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Christopher Blackwell reports from inside a transformative justice group that works to remind incarcerated people that they, too, need healing.
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What to Know This Week
The Supreme Court heard oral arguments for U.S. v. Rahimi, the pivotal firearms case on the constitutionality of a federal policy meant to protect domestic violence victims, and justices appeared receptive to upholding the decades-old statute. The court also added two gun-related cases to its docket: Justices agreed to review a federal ban on bump stocks, and took up a lawsuit by the National Rifle Association alleging that a New York state official violated the gun group’s free speech rights. [The Washington Post/Vox/NBC]
Gun violence figured heavily in several of this week’s mayoral elections: Philadelphia Democrat Cherelle Parker, who pledged to tackle the city’s shooting crisis, unsurprisingly won her bid for the city’s top job. Indianapolis Mayor Joe Hogsett was decisively reelected, beating out a GOP challenger who angered his base with his support for firearm restrictions. And Kimberly Mata-Rubio, a gun safety advocate whose daughter was killed in the Robb Elementary massacre last year, lost her race to head up City Hall in Uvalde, Texas. [Billy Penn/Indianapolis Star/Texas Public Radio]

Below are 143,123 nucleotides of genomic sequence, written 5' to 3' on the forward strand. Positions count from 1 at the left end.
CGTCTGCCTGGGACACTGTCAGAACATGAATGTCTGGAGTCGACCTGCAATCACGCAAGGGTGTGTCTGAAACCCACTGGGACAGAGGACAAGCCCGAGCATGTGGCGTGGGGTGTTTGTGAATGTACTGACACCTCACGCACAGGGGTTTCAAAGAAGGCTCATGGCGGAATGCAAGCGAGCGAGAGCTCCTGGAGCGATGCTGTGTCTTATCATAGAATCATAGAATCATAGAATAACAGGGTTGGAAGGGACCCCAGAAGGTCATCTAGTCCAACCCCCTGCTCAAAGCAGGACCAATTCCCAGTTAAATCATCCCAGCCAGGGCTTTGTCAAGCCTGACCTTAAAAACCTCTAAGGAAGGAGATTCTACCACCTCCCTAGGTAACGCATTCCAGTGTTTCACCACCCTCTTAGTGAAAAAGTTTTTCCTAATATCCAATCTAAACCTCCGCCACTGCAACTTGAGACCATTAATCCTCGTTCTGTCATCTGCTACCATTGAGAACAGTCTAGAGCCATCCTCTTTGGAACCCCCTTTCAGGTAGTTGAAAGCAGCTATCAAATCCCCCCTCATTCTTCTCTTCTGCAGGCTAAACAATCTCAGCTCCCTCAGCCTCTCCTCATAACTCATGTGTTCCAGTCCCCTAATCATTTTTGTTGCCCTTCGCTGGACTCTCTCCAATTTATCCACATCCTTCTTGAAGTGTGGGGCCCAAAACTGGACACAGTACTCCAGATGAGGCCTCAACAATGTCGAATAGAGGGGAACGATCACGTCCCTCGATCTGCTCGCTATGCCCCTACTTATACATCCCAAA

The release of the Covenant School shooter’s writings has been the subject of an intense legal battle. That didn’t matter to the right-wing YouTuber who published photos of them. [Associated Press/Nashville Tennessean]